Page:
A former activist from Hong Kong has been denied entry to Macau on the grounds that he poses threats to the stability of the territory’s internal security.

Travel writer and former activist Fred Lam Fai was due to speak at a secondary school in Macau about travel on Wednesday, but was refused entry in accordance with Section 17 of Macau’s Internal Security Law.

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Macau government’s rejection notice to Fred Lam. Photo: Fred Lam, via Facebook.

Lam told HKFP that he was taken to a room after Macau’s immigration officers checked his Hong Kong identity card. The process took about half an hour.

He said the immigration staff did not ask about the purpose of his visit, nor did they give Lam any reasons when asked why they had rejected his entry. “They were friendly but couldn’t care less about why I went to Macau,” said Lam. “All they said was ‘I don’t know’ and told me to refer to their rejection notice.”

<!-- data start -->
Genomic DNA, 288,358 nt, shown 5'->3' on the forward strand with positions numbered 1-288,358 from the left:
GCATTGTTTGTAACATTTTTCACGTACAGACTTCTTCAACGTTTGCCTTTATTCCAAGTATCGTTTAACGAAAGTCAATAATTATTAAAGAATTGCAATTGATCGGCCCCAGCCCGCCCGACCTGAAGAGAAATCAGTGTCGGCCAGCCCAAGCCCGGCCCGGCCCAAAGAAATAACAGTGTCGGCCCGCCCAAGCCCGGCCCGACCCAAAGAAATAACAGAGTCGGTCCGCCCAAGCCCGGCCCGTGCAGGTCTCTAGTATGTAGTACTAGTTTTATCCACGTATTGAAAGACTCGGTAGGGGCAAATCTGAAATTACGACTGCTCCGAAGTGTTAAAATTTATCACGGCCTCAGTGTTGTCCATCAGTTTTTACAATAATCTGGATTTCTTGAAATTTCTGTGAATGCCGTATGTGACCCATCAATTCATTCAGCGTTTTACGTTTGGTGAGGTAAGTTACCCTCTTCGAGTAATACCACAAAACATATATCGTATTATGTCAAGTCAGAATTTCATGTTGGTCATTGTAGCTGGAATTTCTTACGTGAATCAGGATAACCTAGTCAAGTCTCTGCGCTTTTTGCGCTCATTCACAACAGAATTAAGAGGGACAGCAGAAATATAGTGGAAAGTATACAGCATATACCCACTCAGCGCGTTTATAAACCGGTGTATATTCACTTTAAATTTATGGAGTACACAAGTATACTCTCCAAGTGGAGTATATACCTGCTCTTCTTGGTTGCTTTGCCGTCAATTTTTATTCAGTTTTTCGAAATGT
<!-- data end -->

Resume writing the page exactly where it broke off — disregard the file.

Lam was formerly active in social movements such as the 2008 protests against the demolition of Queen’s Pier, but he said he had “retreated from the frontline” since 2012. He said that he was allowed into Macau last year for the same purpose of giving talks in schools, and had never been refused entry to the territory before Wednesday.

Lam suspected that the unexpected denial is related to the high-level visit by Chinese Premier Li Keqiang to Macau next week, as the authorities have stepped up internal security in advance of the visit.

In 2014, dozens of journalists and activists – many of whom had had no trouble in entering Macau before – were denied entry to the former Portuguese colony during Chinese President Xi Jinping’s visit to celebrate the 15th anniversary of Macau’s transfer of sovereignty.

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Fred Lam. Photo: Fred Lam, via Facebook.

Hong Kong’s pro-democracy activists have for years suspected that Macau keeps an entry blacklist. Back in 2008, pan-democrats raised the issue of Macau’s blacklisting of travellers in the Legislative Council and urged the Hong Kong government to defend its people’s freedom of speech and of lawful border-crossing.

The Macau government has denied the allegation.

Lam said his rejection strongly indicated that Macau authorities have an “extensive” blacklist and hardly ever take anyone off the list.

On the same day that Lam was refused entry to Macau, Joshua Wong Chi-fung of the Demosistō party was detained and then deported by Thai authorities. Wong was originally invited to give a talk at a university in Bangkok.

Ellie Ng has written for Foreign Policy, the Daily Telegraph, Global Voices Online and others.